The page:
The steep hills and passionate fans of La Vuelta

Keith Tuffley

Feb / 3 / 2018

In 2013, Keith rode every kilometre of La Vuelta, just hours ahead of the pros. Here's his story about what makes this race different from the others when you experience it from your bike as we do on our Vuelta tours.

There’s something about the spectators at La Vuelta.

The fans in Spain tend to enjoy their sleep–ins, as they rarely appear on the roads until the final 50km. You can ride for 100km and hardly see a spectator waiting anxiously for the race to come through. In fact, sometimes, you feel like the race has gone a different direction, given how quiet the roads are.

It’s quite a contrast to the Tour de France where you will see the campervans parked within the first few kilometres of each day’s start, and then grow and grow in number as you ride the race route. By lunchtime, the roads are packed with excited fans, and of course on the big mountain days, each mountain pass is jam packed.

In Spain, they tend to wait till the final few hours of the day, after their siesta, before joining the race. But once they are you, they are very loud and very passionate. And I mean very, very loud. It’s as if they have stored up their collective energy for this final climb, and they simply scream you on to the finish line. It is impossible to stop, as you would feel life-long guilt for letting them down.

I’ve come to realise that this passion is also a product of the typical profile of the Vuelta race route. The race organisers love very, very steep daily finishes! In fact, in 2018, the race has 9 official mountain finishes, although there are two others with steep hills to the finish line - so 11 in total. The Tour de France has 3, and the Giro has 8.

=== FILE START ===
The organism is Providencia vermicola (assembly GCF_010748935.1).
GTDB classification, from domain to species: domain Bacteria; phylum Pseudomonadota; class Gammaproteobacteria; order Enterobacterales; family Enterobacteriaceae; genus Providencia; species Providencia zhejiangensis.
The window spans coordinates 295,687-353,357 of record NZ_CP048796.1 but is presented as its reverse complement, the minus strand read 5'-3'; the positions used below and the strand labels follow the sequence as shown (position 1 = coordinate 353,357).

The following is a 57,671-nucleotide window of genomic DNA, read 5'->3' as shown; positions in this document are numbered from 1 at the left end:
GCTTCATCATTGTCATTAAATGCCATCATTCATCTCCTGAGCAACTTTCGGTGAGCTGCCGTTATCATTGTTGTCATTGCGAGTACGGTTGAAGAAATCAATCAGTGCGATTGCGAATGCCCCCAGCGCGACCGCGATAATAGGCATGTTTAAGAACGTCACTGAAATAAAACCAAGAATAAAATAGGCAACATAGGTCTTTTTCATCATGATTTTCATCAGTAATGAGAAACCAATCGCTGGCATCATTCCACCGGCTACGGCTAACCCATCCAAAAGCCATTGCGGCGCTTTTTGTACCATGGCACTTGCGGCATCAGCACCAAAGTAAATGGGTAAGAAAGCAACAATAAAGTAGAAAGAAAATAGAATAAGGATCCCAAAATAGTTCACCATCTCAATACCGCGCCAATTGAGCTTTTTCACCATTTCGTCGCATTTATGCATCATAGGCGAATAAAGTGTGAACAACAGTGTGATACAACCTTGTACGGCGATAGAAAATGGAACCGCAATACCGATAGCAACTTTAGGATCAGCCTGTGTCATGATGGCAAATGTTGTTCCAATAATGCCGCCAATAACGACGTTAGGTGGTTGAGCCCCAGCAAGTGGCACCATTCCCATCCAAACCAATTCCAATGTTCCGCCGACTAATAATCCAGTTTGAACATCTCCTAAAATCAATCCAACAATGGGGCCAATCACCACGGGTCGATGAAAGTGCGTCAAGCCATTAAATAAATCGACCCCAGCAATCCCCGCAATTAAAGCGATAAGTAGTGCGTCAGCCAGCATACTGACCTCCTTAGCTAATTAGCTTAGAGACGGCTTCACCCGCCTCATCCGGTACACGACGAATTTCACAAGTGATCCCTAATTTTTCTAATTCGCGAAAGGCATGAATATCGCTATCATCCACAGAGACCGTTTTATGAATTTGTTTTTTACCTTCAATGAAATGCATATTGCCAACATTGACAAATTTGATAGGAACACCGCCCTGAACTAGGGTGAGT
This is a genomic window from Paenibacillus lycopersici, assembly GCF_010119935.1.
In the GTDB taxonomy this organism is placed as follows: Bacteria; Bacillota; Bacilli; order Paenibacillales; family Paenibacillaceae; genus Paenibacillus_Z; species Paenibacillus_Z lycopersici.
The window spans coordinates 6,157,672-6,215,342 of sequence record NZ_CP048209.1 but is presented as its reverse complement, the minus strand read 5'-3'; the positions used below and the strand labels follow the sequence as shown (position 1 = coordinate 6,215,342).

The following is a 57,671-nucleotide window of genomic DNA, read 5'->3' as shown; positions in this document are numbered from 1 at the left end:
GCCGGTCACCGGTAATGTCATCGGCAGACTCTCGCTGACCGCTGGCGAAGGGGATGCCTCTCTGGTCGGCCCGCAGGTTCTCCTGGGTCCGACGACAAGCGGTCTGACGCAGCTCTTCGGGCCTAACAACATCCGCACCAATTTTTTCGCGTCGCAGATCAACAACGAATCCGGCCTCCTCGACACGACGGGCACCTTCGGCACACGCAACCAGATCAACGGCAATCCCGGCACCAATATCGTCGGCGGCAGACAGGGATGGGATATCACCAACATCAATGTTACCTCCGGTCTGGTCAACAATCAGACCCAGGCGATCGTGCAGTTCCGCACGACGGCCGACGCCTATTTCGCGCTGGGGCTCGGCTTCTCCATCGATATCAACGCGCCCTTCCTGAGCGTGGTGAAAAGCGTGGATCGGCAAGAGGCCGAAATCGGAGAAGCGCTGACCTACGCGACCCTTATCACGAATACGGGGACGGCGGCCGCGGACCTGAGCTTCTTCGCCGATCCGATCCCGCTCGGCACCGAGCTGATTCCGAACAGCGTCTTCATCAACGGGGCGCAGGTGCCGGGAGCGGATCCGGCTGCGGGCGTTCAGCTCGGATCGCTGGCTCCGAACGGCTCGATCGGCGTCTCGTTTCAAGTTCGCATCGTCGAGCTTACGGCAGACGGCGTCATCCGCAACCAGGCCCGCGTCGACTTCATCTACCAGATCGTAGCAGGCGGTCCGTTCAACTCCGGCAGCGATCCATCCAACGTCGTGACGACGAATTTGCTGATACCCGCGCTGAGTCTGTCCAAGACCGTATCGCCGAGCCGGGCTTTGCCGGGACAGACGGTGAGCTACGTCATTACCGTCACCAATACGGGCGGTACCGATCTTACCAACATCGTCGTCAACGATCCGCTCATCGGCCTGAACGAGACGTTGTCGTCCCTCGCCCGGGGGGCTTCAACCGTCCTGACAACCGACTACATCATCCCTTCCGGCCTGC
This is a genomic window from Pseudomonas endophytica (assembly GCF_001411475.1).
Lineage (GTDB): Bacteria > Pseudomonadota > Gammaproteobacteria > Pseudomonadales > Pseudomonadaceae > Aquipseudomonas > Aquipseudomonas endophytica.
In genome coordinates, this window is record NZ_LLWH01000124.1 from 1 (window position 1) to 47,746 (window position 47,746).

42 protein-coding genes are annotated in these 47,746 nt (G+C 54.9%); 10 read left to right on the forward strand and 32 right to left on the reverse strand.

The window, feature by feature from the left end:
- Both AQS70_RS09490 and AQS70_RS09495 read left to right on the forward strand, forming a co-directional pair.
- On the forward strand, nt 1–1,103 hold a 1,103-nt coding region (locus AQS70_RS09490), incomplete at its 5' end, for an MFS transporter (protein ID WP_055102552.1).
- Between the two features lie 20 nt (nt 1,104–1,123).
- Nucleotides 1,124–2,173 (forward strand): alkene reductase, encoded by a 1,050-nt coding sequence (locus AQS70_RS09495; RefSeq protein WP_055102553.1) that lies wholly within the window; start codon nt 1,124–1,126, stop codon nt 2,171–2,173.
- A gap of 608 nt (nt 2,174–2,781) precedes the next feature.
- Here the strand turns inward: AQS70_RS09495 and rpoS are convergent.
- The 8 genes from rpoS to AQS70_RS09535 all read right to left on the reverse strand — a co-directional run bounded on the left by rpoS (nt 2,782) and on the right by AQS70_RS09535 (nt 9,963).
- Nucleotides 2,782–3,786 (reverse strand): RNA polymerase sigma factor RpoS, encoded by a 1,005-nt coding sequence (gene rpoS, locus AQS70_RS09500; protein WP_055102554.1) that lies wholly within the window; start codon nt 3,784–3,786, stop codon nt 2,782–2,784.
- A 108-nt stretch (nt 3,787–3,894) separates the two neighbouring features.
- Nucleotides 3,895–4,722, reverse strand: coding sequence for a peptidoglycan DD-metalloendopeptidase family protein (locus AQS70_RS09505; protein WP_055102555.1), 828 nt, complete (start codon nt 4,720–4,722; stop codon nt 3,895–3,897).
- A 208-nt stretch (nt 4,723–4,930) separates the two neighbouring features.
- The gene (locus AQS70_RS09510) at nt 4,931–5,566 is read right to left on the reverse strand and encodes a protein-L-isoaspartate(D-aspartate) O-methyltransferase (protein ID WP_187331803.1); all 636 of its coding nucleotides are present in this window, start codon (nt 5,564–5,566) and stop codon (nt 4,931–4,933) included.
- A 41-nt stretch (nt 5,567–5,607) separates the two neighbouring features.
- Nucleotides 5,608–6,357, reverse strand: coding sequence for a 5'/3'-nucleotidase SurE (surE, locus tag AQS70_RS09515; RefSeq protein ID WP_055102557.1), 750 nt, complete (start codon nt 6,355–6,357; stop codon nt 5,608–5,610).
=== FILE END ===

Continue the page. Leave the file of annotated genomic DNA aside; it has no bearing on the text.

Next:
Fortunately, the race distance from the start to the steep finish is typically shorter than in the other Grand Tours, so the legs should be a bit better shape before you hit the final incline.

But rest assured, once you hit that incline, you know you’re in Spain. As it is steep!

In 2013, I have many fond memories of these final ascents – some of them are long, others are quite short but very intense. One of my favourites is in Galicia where I struggled up the short (1.8km) but infamous Mirador de Ézaro near Fisterra, which has a gradient up to 30%, and there is simply no rest on the way – the “flattest” section is 16%. If you stop for a rest, you’re in real trouble trying to start again. My legs were already tired after a 150km ride from Santiago de Compostela, but this climb really stretched me. Ah, the simple pleasure of success once on top!

Another great climb embedded on my memory and legs for life was Alto del Angliru in Asturias. This featured on stage 20 of the 2013 Vuelta (and again in 2017), and it is typically regarded as the toughest on the pro race circuit, alongside Monte Zoncolan in Italy. The first 6km of the climb are “easy”, but then suddenly the wall hits you – the next 6km are brutal. No rest spots, a peak of 24%, and an average of 14%. But once on top, it feels like cycling heaven, with the flat meadow, open paddocks, and peace and quiet after the maelstrom of passionate fans packed on the steep road screaming in your ear.

These are only examples of what it feels like to ride in Spain, on the race route of La Vuelta. I loved this race, just as much as the Giro d’Italia and the Tour de France. It is under-rated, under-appreciated and under-cycled by amateur riders. The landscapes and scenery are surprisingly diverse – from the wilds of the Pyrenees to the beaches of Galcia and Asturia, the olive trees, cork trees and rolling hills of Andalucia to the warm glow of the Mediterranean coastline – some of my favourite riding days have been in Spain on the route of La Vualta.

And as you ride, you always know that at the end of a big day of cycling, thousands of fans will be there waiting for you, screaming you up the final steep hill!

But before you get there, you can enjoy those quiet and intimate moments with fans of all shapes and sizes on the race route.

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